Treatment Options at a Dialysis Center
DSI has a large national network of dialysis facilities where a patient can be taken care of by a team of experienced professionals.
Hemodialysis is a process in which substances are removed from the blood through the use of a filter. This process is necessary when the kidneys are no longer able to perform this function. Blood is removed from your body through a needle and tubing by a dialysis machine. The blood gets filtered or cleaned by an artificial kidney (dialyzer). The blood is then returned back to the body via a nother needle. Hemodialysis requires a scheduled visit to a dialysis facility where a team of professionals will provide all aspects of care. The hemodialysis treatment usually takes from three to five hours three times a week. The substances removed during the treatment are waste products, toxins, and excess fluid.
Nocturnal hemodialysis treatments are also offered in the clinical setting. Nocturnal means "overnight" dialysis. It is the hemodialysis treatment done at night while the patient sleeps. The treatments are done usually three nights per week for six to eight hours. Since treatments are done at night leaving days free, this treatment may be the best option for those patients who would like to continue employment.
Treatment Options at Home
Home modalities are different kidney disease treatment options that may be performed in the home setting, instead of in a dialysis center. The patient and partner are trained and supervised by professional nurses to do dialysis treatments independently. Home Modalities consist of Peritoneal Dialysis (PD) and Home Hemodialysis.
Home Hemodialysis is an alternative to treatment at a dialysis facility. It is very similar to in center hemodialysis but occurs in a home setting. There are two types of Home Hemodialysis, Traditional Home Hemodialysis which is performed three times a week for three to five hours each session and Nocturnal Home Hemodialysis which takes place at night while the patient is asleep three or more nights per week for six to eight hours each session. Individuals may be able to receive the hemodialysis treatment in the privacy and comfort of their own home instead of at a clinic. Ample space is required for treatment, along with storage space for the dialysis machine and supplies. Patients in conjunction with a dependable partner must be willing to receive rigorous training that can take up to eight weeks. Home Hemodialysis has many advantages which include flexibility of schedule and more control over treatments. Home Hemodialysis patients must be committed and accountable for their own care.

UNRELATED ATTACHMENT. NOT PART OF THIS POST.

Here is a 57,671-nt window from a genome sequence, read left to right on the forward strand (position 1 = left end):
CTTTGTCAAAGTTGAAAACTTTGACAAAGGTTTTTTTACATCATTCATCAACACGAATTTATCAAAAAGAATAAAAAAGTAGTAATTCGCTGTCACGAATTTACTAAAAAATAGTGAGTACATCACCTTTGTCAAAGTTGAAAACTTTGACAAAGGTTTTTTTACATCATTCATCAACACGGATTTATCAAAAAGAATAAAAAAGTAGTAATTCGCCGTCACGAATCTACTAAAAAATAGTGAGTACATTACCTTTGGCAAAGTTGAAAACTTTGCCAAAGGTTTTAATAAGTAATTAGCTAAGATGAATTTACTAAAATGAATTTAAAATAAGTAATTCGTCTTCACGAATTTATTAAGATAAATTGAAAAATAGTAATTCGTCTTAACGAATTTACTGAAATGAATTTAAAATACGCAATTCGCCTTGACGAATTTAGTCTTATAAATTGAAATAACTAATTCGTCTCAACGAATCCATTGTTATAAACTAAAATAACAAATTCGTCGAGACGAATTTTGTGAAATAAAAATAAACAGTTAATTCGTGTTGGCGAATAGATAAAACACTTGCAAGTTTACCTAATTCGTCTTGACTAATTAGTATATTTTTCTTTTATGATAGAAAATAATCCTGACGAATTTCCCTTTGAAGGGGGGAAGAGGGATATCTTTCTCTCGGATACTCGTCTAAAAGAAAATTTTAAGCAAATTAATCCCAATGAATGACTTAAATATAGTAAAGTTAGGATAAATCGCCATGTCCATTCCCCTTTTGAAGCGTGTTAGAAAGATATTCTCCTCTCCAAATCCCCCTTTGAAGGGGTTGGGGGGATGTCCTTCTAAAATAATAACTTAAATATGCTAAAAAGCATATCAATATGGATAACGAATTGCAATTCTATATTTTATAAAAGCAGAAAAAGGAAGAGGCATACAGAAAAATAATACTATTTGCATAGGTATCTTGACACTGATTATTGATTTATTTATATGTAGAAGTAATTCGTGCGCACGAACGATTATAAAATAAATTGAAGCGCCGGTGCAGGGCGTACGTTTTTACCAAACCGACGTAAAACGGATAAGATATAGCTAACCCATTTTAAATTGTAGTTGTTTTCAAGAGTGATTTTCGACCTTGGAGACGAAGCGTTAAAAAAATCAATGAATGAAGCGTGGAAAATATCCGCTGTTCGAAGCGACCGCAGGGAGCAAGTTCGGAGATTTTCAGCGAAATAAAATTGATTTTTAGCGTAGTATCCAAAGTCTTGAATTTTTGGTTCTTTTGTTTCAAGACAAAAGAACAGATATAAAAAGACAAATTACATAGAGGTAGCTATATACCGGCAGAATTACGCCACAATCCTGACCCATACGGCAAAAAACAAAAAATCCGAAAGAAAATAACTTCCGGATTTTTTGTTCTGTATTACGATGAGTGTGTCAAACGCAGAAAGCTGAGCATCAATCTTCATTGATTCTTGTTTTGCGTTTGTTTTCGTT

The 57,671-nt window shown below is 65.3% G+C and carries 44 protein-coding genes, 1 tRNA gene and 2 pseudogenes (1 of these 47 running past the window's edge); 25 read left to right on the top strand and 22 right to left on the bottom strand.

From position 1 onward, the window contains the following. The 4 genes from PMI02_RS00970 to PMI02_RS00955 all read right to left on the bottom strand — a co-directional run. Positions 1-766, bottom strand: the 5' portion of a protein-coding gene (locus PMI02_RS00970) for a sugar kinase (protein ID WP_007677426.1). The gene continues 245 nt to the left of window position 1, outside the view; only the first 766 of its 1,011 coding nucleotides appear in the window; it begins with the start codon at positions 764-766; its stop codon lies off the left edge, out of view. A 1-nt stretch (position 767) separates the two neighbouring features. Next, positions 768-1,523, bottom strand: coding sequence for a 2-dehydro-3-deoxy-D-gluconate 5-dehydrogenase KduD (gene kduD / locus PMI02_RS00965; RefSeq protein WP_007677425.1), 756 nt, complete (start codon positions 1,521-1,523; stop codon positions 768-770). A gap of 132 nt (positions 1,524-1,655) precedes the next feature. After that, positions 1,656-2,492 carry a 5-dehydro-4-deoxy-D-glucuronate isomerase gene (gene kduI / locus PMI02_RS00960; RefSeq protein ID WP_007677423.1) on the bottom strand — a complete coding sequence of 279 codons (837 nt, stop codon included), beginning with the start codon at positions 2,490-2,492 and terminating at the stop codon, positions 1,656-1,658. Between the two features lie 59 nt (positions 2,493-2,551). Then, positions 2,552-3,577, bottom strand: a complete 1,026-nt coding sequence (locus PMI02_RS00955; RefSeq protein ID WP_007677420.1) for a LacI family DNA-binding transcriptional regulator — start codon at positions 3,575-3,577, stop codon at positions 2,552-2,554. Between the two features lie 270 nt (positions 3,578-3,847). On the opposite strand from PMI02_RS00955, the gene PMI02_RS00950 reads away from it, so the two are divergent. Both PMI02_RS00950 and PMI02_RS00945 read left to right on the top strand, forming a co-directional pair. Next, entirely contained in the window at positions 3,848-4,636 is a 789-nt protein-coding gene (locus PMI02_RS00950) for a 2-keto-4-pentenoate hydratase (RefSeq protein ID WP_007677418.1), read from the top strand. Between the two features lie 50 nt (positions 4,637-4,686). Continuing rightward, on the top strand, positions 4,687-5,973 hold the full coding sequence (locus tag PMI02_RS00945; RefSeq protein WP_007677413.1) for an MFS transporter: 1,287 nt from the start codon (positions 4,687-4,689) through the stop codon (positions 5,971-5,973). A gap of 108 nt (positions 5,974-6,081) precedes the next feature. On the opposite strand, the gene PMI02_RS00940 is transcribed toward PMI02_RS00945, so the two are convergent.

Peritoneal Dialysis utilizes the peritoneal membrane in the patient's abdomen to remove waste and excess fluid from the body. The peritoneum is the lining of the abdominal cavity and functions like the membrane of an artificial kidney. A catheter is placed in the abdominal wall to access the peritoneum. During treatment a solution (dialysate) enters the peritoneum through the catheter and remains in the peritoneal cavity for a number of hours. During this time waste products, toxins and excess fluid move from the blood through the peritoneal membrane, into the dialysate which will be drained from the cavity afterwards.
Continuous Ambulatory Peritoneal Dialysis (CAPD) and Continuous Cycling Peritoneal Dialysis (CCPD) are two forms of Peritoneal Dialysis. CAPD is a form of dialysis which the patient manually performs exchanges. Exchanges are performed by placing a bag of dialysate fluid high on an IV pole. The dialysate flows by gravity via the catheter into the peritoneum cavity, stays for a few hours, and then is drained out by gravity. Patients normally do four exchanges daily, with each exchange lasting about thirty minutes.
Continuous Cycling Peritoneal Dialysis (CCPD) sometimes referred to as Automated Peritoneal Dialysis (APD) is a form of peritoneal dialysis that requires a small machine called a cycler. The patient connects the catheter to the cycler and the cycler automatically fills and drains the dialysate. This treatment usually takes place during the night while the patient sleeps for eight to ten hours.
A kidney transplant is the surgical placement of a healthy human kidney into the body of a patient with kidney failure. Its purpose is to restore kidney function with the donor kidney and enhance the quality of life for the patient. To be considered for a transplant, a series of tests must be performed as well as evaluations by doctors, social workers and a transplant coordinator. Transplantation is considered to be a treatment for kidney disease, not a cure. Consequently, after a successful transplant it is important to have ongoing evaluations of patient, medications, and kidney function.